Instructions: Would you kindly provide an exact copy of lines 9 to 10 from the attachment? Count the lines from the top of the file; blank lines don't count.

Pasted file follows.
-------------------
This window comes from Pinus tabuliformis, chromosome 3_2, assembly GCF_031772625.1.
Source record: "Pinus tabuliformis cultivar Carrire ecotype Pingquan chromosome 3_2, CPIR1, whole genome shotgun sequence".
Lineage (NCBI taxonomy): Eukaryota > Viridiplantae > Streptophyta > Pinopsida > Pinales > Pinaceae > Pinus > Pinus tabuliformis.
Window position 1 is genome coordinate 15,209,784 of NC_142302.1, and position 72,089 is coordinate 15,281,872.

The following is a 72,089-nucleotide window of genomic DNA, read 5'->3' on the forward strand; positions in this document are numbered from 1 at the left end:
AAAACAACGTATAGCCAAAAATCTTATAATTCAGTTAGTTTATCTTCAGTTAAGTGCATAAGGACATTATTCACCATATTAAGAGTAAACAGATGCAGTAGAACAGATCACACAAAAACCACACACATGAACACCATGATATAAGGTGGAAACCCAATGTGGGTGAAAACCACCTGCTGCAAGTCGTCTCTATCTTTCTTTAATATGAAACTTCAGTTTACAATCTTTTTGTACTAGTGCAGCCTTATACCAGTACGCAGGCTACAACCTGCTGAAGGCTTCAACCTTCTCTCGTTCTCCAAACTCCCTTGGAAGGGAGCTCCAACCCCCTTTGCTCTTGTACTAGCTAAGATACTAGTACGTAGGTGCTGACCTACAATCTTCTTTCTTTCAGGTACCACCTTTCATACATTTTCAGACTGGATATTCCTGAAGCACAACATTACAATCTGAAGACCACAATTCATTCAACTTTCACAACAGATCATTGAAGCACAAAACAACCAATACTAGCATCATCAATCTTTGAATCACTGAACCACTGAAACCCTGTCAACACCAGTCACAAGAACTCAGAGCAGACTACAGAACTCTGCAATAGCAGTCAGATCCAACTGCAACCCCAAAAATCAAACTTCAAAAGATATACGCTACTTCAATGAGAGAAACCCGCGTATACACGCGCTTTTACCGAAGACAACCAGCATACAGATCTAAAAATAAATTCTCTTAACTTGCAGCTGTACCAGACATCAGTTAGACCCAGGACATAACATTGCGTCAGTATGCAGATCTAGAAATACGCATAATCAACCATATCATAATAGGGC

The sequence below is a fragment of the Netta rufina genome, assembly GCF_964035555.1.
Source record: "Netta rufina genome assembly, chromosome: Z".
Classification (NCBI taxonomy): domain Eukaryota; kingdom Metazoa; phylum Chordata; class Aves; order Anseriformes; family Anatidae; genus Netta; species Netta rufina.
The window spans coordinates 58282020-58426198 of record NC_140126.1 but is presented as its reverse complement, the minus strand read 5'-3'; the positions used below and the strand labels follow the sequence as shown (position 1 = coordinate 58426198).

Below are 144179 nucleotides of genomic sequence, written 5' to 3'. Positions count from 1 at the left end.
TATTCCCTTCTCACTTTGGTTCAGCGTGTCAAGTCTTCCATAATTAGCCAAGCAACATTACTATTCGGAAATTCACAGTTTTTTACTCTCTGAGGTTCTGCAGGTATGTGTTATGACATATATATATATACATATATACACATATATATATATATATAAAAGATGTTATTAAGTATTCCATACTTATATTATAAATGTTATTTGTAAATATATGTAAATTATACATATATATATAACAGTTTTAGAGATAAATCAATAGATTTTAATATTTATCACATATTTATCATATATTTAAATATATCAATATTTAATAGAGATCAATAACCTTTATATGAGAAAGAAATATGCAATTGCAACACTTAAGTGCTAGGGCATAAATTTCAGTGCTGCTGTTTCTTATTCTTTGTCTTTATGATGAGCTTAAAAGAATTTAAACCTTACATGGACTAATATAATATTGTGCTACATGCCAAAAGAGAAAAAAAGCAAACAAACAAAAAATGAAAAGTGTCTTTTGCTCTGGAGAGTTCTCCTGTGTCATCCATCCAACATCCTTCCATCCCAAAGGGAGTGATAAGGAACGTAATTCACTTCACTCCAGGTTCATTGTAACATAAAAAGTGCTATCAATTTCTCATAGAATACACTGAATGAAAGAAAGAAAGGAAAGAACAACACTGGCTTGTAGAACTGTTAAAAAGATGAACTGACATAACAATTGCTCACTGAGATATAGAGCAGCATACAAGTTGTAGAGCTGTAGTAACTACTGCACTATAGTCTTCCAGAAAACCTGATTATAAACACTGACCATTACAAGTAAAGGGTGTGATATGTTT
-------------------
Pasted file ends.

Classification (NCBI taxonomy): domain Eukaryota; kingdom Metazoa; phylum Chordata; class Aves; order Anseriformes; family Anatidae; genus Netta; species Netta rufina.
The window spans coordinates 58282020-58426198 of record NC_140126.1 but is presented as its reverse complement, the minus strand read 5'-3'; the positions used below and the strand labels follow the sequence as shown (position 1 = coordinate 58426198).